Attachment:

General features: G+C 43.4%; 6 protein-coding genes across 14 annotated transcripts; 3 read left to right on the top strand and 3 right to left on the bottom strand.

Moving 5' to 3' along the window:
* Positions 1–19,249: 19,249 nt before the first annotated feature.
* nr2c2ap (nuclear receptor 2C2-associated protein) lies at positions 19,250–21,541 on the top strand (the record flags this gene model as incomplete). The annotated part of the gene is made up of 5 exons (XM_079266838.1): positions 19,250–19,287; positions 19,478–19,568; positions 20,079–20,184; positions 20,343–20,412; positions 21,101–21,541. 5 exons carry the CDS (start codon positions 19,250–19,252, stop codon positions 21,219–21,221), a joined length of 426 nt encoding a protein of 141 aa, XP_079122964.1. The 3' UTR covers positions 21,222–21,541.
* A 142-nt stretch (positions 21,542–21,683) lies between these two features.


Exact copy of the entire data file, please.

General features: G+C 43.4%; 6 protein-coding genes across 14 annotated transcripts; 3 read left to right on the top strand and 3 right to left on the bottom strand.

Moving 5' to 3' along the window:
* Positions 1–19,249: 19,249 nt before the first annotated feature.
* nr2c2ap (nuclear receptor 2C2-associated protein) lies at positions 19,250–21,541 on the top strand (the record flags this gene model as incomplete). The annotated part of the gene is made up of 5 exons (XM_079266838.1): positions 19,250–19,287; positions 19,478–19,568; positions 20,079–20,184; positions 20,343–20,412; positions 21,101–21,541. 5 exons carry the CDS (start codon positions 19,250–19,252, stop codon positions 21,219–21,221), a joined length of 426 nt encoding a protein of 141 aa, XP_079122964.1. The 3' UTR covers positions 21,222–21,541.
* A 142-nt stretch (positions 21,542–21,683) lies between these two features.